Austrian Grand Prix Red Bull Ring – Hometown disadvantage
If there's one thing we've come to learn this year, it's that "it's not over till it's over". This year's Austria Grand Prix was anything but the Max Verstappen show it was meant to be, even with the sprint results. Thrills, spills, and the return of that Ferrari fighting spirit we saw at the beginning of the year. All we know is that if this is the way the season is going to unfold, we're in for a rather entertaining second half to the season. Hope you have those anxiety pills at the ready.
Qualifying on a Friday, thanks to the sprint weekend format, spices things up quite a bit. There's limited time for teams to dial in setups, and if you miss a practice session, there's little opportunity to get up to speed. That is why it's exciting and that is why sprint weekends need to stay. With another poor qualification by Daniel Ricciardo not making it past Q1, accompanied by the news that Indy Car star, Colton Herta would be testing the 2021 Mclaren at Portimao this coming week, one can expect the pressure to be mounting on Daniel Ricciardo come race day.
Then again, diamonds are made under pressure and Daniel knows that. Mercedes were, however, left with egg on their faces after both Russell and Hamilton crashed out in Q3, resulting in the travelling Dutch fans cheering. A poor reflection, if ever, and something no one wants to see. Verstappen took pole, followed by Leclerc and Sainz.
The Sprint race - smells like team spirit?
Both Ferrari and Haas have similar problems on their hands as far as uncooperative drivers in certain scenarios. Let's focus on the prancing horse team for a moment, since there's been an interesting development that's been coming to a boil. Now, I'm all for a bit of on-track fighting, but what's come to light is the classic plight of the F1 driver. Win at all costs. The logical decision would be to team up and chase Max down. Defending slows you down.
Why, then, did they fight each other? Let's discount the discussion of team orders. Surely, it's in their best interests to work together, pushing each other to get to Verstappen and then duel it out, giving the team the best chance for victory? So then let's answer that question: Both Ferrari drivers are simply putting their own agendas first.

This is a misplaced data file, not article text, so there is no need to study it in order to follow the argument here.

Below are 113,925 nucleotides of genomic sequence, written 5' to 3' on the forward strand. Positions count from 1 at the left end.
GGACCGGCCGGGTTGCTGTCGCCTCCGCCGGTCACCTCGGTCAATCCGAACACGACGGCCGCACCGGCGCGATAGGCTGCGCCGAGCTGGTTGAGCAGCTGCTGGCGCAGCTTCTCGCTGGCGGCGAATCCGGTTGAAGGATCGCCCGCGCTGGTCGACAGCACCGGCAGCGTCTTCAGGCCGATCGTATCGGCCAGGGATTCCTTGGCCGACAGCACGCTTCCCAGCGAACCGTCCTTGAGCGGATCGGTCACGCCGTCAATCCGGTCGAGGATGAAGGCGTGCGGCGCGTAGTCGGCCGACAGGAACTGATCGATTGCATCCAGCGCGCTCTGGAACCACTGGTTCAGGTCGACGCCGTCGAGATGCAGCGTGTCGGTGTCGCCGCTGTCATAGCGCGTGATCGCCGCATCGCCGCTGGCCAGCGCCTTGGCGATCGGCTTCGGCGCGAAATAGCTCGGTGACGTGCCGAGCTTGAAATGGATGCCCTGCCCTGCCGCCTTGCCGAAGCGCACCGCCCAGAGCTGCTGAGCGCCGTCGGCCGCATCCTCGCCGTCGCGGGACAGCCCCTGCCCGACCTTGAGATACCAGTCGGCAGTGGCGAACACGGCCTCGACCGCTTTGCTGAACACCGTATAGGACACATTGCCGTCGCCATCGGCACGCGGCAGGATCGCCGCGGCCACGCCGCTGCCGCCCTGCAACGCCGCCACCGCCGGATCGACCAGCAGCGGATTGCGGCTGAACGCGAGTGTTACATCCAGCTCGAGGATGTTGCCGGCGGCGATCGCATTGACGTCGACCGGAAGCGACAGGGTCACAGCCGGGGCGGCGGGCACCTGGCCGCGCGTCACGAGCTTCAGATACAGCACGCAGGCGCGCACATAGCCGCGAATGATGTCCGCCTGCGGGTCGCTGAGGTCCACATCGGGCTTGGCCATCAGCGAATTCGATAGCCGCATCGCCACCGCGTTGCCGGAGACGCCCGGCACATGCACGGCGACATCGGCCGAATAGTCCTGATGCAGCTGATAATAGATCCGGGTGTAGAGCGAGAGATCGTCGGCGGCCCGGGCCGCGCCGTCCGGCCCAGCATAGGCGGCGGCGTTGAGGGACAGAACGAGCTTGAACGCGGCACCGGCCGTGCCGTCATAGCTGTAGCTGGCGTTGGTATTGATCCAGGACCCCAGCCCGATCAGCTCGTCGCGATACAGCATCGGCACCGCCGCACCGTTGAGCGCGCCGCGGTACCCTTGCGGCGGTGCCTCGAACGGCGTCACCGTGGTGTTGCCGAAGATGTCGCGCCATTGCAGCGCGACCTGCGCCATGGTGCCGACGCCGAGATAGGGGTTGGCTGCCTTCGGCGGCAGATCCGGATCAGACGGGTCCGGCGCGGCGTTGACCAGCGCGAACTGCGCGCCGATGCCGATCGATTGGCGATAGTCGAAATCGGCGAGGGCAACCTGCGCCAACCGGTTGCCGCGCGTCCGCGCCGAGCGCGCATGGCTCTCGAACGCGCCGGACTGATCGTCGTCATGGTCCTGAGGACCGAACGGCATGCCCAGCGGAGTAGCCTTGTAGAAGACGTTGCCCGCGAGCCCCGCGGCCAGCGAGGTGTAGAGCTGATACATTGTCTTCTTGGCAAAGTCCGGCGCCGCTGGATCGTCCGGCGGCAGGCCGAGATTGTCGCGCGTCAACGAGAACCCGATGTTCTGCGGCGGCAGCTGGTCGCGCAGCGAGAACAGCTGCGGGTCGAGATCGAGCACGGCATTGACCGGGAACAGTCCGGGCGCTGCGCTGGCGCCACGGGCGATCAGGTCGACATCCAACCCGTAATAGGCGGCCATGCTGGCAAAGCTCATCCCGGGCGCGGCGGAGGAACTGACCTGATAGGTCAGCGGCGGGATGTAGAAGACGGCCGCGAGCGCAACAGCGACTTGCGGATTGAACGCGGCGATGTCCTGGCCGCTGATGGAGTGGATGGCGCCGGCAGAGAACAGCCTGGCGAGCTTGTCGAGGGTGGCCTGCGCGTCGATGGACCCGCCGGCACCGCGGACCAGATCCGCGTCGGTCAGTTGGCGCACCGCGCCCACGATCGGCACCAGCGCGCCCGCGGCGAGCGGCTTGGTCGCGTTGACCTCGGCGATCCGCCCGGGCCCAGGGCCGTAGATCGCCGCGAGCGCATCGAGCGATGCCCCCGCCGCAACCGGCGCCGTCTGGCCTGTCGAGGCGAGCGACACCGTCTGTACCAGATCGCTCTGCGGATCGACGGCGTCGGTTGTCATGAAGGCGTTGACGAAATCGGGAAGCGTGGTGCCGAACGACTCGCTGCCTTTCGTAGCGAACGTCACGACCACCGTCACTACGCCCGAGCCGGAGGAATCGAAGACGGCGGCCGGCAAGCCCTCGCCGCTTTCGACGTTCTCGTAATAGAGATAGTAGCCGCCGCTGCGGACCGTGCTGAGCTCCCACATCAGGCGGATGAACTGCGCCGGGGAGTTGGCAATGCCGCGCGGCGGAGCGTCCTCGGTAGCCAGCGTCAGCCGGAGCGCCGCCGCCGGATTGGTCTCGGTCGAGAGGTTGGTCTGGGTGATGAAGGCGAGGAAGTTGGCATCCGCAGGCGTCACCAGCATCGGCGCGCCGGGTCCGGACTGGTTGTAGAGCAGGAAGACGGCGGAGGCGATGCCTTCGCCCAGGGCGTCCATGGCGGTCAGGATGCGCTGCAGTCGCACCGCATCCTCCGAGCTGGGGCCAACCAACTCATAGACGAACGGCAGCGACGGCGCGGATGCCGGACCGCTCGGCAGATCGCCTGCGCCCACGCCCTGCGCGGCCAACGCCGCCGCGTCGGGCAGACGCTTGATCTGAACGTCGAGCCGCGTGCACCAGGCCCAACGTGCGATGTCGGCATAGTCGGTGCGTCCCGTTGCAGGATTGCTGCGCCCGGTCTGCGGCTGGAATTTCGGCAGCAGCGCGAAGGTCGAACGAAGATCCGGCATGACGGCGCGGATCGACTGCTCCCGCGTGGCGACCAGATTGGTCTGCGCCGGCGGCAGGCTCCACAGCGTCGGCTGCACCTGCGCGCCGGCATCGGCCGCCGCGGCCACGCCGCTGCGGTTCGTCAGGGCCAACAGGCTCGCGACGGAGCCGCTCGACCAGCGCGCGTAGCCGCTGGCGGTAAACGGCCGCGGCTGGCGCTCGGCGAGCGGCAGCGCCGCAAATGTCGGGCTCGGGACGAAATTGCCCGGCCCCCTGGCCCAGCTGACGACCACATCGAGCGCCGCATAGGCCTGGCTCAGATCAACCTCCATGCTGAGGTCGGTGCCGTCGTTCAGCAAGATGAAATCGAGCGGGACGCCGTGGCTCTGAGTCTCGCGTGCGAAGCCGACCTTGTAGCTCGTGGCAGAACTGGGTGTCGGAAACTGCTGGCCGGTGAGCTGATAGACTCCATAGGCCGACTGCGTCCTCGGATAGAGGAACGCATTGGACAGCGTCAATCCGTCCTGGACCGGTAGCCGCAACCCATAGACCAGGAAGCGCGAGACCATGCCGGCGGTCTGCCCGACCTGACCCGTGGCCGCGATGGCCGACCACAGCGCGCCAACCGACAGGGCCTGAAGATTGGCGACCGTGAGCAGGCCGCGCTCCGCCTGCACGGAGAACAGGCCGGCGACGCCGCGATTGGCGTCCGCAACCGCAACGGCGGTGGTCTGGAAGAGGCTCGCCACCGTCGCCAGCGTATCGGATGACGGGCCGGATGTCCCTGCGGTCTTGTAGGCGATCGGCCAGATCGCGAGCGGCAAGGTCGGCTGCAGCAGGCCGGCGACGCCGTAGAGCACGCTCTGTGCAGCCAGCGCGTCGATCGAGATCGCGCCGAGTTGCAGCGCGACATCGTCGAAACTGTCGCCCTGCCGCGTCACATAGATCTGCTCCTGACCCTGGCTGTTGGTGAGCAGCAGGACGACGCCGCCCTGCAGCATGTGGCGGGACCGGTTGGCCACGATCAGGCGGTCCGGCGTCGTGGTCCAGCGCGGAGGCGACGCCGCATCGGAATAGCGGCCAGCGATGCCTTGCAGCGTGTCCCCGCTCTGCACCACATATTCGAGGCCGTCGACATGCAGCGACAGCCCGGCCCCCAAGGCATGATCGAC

Carlos wants to prove that he's better than Charles and ol’ dreamy eyes Leclerc wants to continue proving that he's Ferrari's number one driver. It's only a matter of time before we have a repeat Red Bull scenario of Mark Webber and Sebastian Vettel in the 2010 Turkish Grand Prix when the pair collided with each other. Or again with the Hamilton/Rosberg incident at the 2016 Spanish GP. The end of the Sprint saw Verstappen taking P1, Leclerc P2 and Sainz P3.
The feature race.
Compared to the carnage at Silverstone, this start saw everyone getting away cleanly into the first corner. Sergio Perez's rampant form in the sprint race, fighting his way from 13th to 5th, was reduced to none after contact with George Russel on the first lap. Red Bull finally decided to retire the car after crippling damage to the side pod.
It was all looking like a Red Bull/Verstappen whitewash leading up to the start of the GP, but Ferrari seemed to have other plans, and whatever Mattia Binotto said to Leclerc worked. It's almost as if they dialled it back, returning to that form we saw in the opening part of the season. It's brilliant to see and shows you the fickle nature of this sport at the best of times. You can never predict anything.
Can we all just take a moment and appreciate that pass from Leclerc on Verstappen on Lap 12. The rare time where the Dutchman was either napping or had he admitted defeat at the moment? The tyre degradation issues for Red Bull meant that Verstappen was likely going to adopt a two-stop plan and then an early move by Ferrari meant that an early stop was needed for Red Bull, putting them on the back foot.
On the topic of track limits... As we saw all weekend long, and in all the support races including the F2 and Porsche Super Cup, the ease of going over track limits proved too much of a temptation for many drivers at the Red Bull Ring. Now there are two contrasting opinions on this, but I feel that we should leave it as is. It sets the bait and those drivers who keep within the limits get rewarded versus the other side of the conversation that corners shouldn't have the extra tarmac on the other side of the curb. Where's the fun in that?
Back to the racing. I think we can comfortably put the conversation to bed concerning whether these new cars would provide the close racing we wanted. Another example in support of that argument comes from the five-car dice on Lap 24 between Schumacher, Zhou, Magnussen, Alonso and Norris. Further up on the sharp end of the field, Ferrari looked to double up the passing on Verstappen when Sainz lost his Ferrari engine in what was some rather dramatic scenes. Once more, luck wasn't going the way of the Spaniard. Racing ey? A virtual safety car sparked Leclerc and Verstappen to react, pit and fit a new set of mediums. Mick Schumacher rides the waves of momentum securing his second points haul. What a fine young talent he is turning out to be.
Even though Verstappen launched a last-minute attack following a sticky accelerator pedal on Leclerc's Ferrari, it wasn't enough with Charles reigniting (bad pun considering Sainz's misfortune, I know) the championship battle and providing the excitement a blood-lusting fanbase need. Leclerc finished P1, then Verstappen and a solid-looking Hamilton finished P3. We now look forward to the French Grand Prix at Paul Ricard on the 24th of July and possibly the last time we'll see a GP there if Kyalami has anything to do with it. Wink Wink... nudge nudge.
Words: Brent vd Schyff